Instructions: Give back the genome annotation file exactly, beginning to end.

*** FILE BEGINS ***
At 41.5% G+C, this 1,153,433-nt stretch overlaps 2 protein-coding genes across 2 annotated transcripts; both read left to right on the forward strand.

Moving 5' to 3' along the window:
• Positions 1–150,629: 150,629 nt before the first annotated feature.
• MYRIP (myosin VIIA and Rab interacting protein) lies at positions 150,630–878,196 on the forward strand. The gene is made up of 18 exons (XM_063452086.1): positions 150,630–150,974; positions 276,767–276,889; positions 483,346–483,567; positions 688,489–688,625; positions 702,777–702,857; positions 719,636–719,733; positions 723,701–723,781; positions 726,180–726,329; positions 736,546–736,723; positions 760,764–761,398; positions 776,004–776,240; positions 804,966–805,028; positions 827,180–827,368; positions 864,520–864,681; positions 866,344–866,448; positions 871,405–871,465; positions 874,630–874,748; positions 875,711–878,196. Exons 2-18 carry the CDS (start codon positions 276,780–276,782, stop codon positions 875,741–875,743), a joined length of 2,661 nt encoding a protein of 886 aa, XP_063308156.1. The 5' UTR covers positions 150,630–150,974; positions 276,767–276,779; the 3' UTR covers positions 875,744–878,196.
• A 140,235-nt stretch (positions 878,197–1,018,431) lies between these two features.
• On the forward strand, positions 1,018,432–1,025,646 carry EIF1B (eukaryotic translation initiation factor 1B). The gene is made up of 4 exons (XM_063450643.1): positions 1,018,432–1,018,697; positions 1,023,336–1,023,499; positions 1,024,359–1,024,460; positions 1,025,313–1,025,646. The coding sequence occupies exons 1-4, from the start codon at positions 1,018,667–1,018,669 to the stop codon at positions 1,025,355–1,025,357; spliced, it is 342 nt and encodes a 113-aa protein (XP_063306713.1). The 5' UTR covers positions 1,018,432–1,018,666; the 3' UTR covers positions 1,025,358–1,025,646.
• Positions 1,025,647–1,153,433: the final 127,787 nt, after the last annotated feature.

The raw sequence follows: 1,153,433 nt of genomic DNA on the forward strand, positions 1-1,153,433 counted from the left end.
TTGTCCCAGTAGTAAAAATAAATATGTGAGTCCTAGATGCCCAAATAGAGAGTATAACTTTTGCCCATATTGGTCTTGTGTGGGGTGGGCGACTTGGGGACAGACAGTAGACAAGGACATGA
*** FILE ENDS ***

At 41.5% G+C, this 1,153,433-nt stretch overlaps 2 protein-coding genes across 2 annotated transcripts; both read left to right on the forward strand.

Moving 5' to 3' along the window:
• Positions 1–150,629: 150,629 nt before the first annotated feature.
• MYRIP (myosin VIIA and Rab interacting protein) lies at positions 150,630–878,196 on the forward strand. The gene is made up of 18 exons (XM_063452086.1): positions 150,630–150,974; positions 276,767–276,889; positions 483,346–483,567; positions 688,489–688,625; positions 702,777–702,857; positions 719,636–719,733; positions 723,701–723,781; positions 726,180–726,329; positions 736,546–736,723; positions 760,764–761,398; positions 776,004–776,240; positions 804,966–805,028; positions 827,180–827,368; positions 864,520–864,681; positions 866,344–866,448; positions 871,405–871,465; positions 874,630–874,748; positions 875,711–878,196. Exons 2-18 carry the CDS (start codon positions 276,780–276,782, stop codon positions 875,741–875,743), a joined length of 2,661 nt encoding a protein of 886 aa, XP_063308156.1. The 5' UTR covers positions 150,630–150,974; positions 276,767–276,779; the 3' UTR covers positions 875,744–878,196.
• A 140,235-nt stretch (positions 878,197–1,018,431) lies between these two features.
• On the forward strand, positions 1,018,432–1,025,646 carry EIF1B (eukaryotic translation initiation factor 1B). The gene is made up of 4 exons (XM_063450643.1): positions 1,018,432–1,018,697; positions 1,023,336–1,023,499; positions 1,024,359–1,024,460; positions 1,025,313–1,025,646. The coding sequence occupies exons 1-4, from the start codon at positions 1,018,667–1,018,669 to the stop codon at positions 1,025,355–1,025,357; spliced, it is 342 nt and encodes a 113-aa protein (XP_063306713.1). The 5' UTR covers positions 1,018,432–1,018,666; the 3' UTR covers positions 1,025,358–1,025,646.
• Positions 1,025,647–1,153,433: the final 127,787 nt, after the last annotated feature.

The raw sequence follows: 1,153,433 nt of genomic DNA on the forward strand, positions 1-1,153,433 counted from the left end.
TTGTCCCAGTAGTAAAAATAAATATGTGAGTCCTAGATGCCCAAATAGAGAGTATAACTTTTGCCCATATTGGTCTTGTGTGGGGTGGGCGACTTGGGGACAGACAGTAGACAAGGACATGA